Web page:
Sunday, March 21, 2010

From Mitchell Howie ::

Forwarded by Pam Miles:

When Parker Griffith votes against the People of North Alabama

By: Mitchell J. Howie

I had a conversation the other day with a gentleman named Robert Hughes in Muscle Shoals. Mr. Hughes asked me if I were in Congress, would I vote for the healthcare reform bill being debated.

I talked with Mr. Hughes about my concerns that, even though the bill reduces the federal government's budget deficit, it might not have the muscle to bring down costs for healthcare for most families in North Alabama. I also had some concerns that with 30 million new, federally-subsidized customers, and no public option or Medicare-for-all, this bill might end up being a give-away to the big insurance corporate interests that got our healthcare system into this ditch to begin with.

I told Mr. Hughes that there were some things about the bill that I did like. In 2010, seniors whose drug costs put them into Medicare Part D's donut hole, will get a $250 rebate to help offset those costs. Next year, seniors in the donut hole will only pay for half of their prescription drug costs, and over the next ten years the hole will shrink. In a decade, all prescription drugs covered by Medicare Part D will be paid for 75% by the program, and the donut hole will be closed.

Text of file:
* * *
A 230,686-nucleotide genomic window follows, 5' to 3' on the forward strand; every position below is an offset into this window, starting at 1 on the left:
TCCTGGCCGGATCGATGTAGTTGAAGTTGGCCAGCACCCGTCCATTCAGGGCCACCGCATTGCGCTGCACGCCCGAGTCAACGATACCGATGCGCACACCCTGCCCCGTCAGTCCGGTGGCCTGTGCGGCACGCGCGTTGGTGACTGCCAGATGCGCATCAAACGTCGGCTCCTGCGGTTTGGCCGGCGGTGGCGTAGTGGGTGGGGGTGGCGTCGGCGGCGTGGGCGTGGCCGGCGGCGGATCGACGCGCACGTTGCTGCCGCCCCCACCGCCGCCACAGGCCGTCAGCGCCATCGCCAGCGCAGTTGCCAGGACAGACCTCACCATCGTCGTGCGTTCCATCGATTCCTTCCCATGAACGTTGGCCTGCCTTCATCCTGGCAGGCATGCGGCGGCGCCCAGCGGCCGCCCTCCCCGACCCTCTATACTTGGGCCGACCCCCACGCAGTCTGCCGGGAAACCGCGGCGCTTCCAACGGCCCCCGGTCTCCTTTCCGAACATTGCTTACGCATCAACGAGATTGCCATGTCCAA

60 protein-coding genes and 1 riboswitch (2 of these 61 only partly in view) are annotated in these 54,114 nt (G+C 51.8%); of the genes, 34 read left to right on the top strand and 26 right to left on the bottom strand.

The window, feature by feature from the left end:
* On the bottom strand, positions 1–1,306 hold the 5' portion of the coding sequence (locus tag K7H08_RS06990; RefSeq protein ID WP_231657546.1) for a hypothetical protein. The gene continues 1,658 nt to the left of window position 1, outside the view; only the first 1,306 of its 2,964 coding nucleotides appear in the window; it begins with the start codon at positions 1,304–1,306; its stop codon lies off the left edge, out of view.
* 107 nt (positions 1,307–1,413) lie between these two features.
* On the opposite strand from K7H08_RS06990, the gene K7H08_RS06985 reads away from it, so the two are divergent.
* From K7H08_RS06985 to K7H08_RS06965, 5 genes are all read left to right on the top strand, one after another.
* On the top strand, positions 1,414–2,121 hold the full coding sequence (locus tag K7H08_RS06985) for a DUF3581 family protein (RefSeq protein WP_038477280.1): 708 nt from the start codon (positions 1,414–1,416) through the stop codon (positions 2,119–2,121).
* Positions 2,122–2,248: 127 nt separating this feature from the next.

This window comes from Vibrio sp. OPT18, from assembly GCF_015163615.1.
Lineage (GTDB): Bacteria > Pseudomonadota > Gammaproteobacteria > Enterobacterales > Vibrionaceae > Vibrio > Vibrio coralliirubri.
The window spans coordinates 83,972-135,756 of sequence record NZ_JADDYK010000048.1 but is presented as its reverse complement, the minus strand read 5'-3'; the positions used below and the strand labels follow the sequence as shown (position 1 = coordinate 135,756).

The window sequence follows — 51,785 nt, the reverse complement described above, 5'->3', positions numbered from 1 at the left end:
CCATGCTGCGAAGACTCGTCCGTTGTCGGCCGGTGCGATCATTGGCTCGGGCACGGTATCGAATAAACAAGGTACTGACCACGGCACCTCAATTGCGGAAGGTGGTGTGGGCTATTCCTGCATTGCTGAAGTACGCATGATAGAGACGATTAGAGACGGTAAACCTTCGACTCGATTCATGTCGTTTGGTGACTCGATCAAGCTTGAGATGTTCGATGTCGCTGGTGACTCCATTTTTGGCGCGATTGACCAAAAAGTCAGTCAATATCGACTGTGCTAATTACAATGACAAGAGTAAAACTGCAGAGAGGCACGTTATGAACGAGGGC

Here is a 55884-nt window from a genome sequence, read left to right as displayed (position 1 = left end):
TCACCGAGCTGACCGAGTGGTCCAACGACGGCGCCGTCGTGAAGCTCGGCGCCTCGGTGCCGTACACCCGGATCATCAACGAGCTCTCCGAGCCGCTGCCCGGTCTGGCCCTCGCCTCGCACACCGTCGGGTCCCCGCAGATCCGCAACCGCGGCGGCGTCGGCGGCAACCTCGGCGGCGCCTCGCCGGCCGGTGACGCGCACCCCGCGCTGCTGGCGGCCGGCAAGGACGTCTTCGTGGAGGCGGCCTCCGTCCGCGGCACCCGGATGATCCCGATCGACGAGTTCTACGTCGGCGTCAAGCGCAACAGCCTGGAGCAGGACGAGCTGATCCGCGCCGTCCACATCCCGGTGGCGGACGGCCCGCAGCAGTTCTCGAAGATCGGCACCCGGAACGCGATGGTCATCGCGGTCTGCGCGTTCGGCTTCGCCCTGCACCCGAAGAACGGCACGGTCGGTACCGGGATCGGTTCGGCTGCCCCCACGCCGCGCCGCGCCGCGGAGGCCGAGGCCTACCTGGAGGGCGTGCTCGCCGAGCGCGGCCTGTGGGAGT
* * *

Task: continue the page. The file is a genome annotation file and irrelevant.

As I talked with Mr. Hughes, I thought about the fact that, under the provisions of the bill, Alabamians will no longer be able to be denied coverage by their insurance companies, because of pre-existing conditions, and they'll be able to seek preventative care without worrying about exorbitant copays. Pulling this all off while reducing the deficit sounds like a pretty good deal. In fact, once the Congressional Budget Office's final estimate on the merged package being considered by the House of Representatives this weekend came out, I set aside my reservations and decided that if I were in Congress today I would find myself voting for this bill and voting for the small businesses and families of North Alabama.